Of these chords, V (G major) is said to be the dominant of C major (the dominant of any chord is the one whose root is a fifth higher). However, each of the chords from II through VI also has its own dominant. For example, VI (A minor) has E major as its dominant. These extra dominant chords are not part of the key of C major as such because they include notes that are not part of the C major scale. Instead, they are the secondary dominants.
Below is an illustration of the secondary dominant chords for C major. Each chord is accompanied by its standard number in harmonic notation. In this notation, a secondary dominant is usually labeled with the formula "V of ..."; thus "V of II" stands for the dominant of the II chord, "V of III" for the dominant of III, and so on. A shorter notation, used below, is "V/II", "V/III", etc. The secondary dominants are connected with lines to their corresponding tonic chords.
Note that of the above, V/IV is the same as I. However, as will become clear shortly, they are not always identical.
Like most chords, secondary dominants can be classified by whether they contain certain additional notes outside the basic triad; for details, see Figured bass. A dominant seventh chord (notation: V7) is one that contains the note that is a minor seventh above the root, and a dominant ninth chord (notation: V9) contains the note a ninth above the root. For instance, V7/IV, although it is a C chord, is distinct from regular C major because it also contains the note B flat, which is a minor seventh above the root of C, and not part of the C major scale.
To illustrate, here are the secondary dominants of C major, given as dominant seventh chords. They are shown leading into their respective tonics, as given in the second inversion.
Secondary dominants are normally major chords, not minor; thus, the secondary dominant of VI in C major is considered to be E major, not E minor. This accords with the fact that in a minor key, it is normally the dominant major chord, not the dominant minor, that might serve the function of dominant harmony.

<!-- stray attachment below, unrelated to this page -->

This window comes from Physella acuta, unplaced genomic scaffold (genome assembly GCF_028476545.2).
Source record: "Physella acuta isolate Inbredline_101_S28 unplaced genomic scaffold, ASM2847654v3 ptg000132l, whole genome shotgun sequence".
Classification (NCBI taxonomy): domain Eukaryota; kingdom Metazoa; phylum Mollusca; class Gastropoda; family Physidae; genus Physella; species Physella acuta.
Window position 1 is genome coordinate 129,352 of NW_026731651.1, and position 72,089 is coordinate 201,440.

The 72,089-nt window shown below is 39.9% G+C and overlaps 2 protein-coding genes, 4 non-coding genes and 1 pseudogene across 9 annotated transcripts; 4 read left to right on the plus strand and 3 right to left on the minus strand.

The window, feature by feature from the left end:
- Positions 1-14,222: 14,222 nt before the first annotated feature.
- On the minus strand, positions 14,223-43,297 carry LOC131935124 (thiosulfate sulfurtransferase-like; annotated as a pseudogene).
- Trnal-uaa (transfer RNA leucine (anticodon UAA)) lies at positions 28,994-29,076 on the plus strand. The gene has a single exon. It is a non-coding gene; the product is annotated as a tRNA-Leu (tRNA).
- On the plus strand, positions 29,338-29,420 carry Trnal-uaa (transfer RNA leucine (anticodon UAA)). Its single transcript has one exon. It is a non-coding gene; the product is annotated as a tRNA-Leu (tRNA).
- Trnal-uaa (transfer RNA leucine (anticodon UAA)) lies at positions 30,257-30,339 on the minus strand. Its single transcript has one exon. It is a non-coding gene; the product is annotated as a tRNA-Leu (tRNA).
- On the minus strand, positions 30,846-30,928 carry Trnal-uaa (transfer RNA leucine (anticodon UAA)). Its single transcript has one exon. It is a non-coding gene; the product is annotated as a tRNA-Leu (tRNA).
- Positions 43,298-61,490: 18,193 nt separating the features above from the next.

When used in music, a secondary dominant is very often (though not inevitably) directly followed by the chord of which it is the dominant. Thus V/II is normally followed by II, V/VI by VI, and so on. This is similar to the general pattern of music wherein the simple chord V is often followed by I. The tonic is said to "resolve" the slight dissonance created by the dominant. Indeed, the sequence V/X + X, where X is some basic chord, is thought of by some musicians as a tiny modulation, acting as a miniature dominant-tonic sequence in the key of X.
The concept of the secondary dominant was not recognized in writings on music theory prior to 1939. Before this time, in music of Bach, Mozart, Beethoven, and Brahms, a secondary dominant, along with its chord of resolution, was considered to be a modulation. Because the effect of modulation was so short, and did not sound like a real arrival of a new key, the two chords had a special name--"transient modulation"--that is, a modulation in which the new key is not established. Since this was a rather self-contradictory description, theorists in the early 1900s, such as Frank Shepard, Benjamin Cutter, and George Wedge, searched for a better description of the phenomenon.
In 1939, in a monograph entitled "Principles of Harmonic Analysis," Walter Piston first used the analysis "V7 of IV." (Notably, Piston's analytical symbol always used the word "of"--e.g. "V7 of IV" rather than the virgule "V7/IV.) In his 1941 "Harmony" Piston used the term "secondary dominant" for the first time. It has been generally accepted in music theory since then.
In the Fifth edition of "Harmony" by Walter Piston and Mark DeVoto, a passage from the last movement of Mozart's Piano Sonata K. 283 in G major serves as one illustration of secondary dominants. Below, the harmony alone is first given, labeled both for the literal names of the chords and for their chord number in the key of G major.
It can be seen that this passage has three secondary dominants, each one followed (as expected) by the chord of which it is the dominant. At the end, there is a standard dominant-tonic cadence, which concludes the phrase. The lines drawn below the diagram show each instance in which a dominant is followed by its corresponding tonic.
The harmony is distributed more subtly between the notes, and goes faster, in Mozart's original:
The secondary dominants here create a rapidly descending chromatic harmony, an effective lead-up to the tonic cadence at the end of the phrase. There are many similar passages in Mozart's music.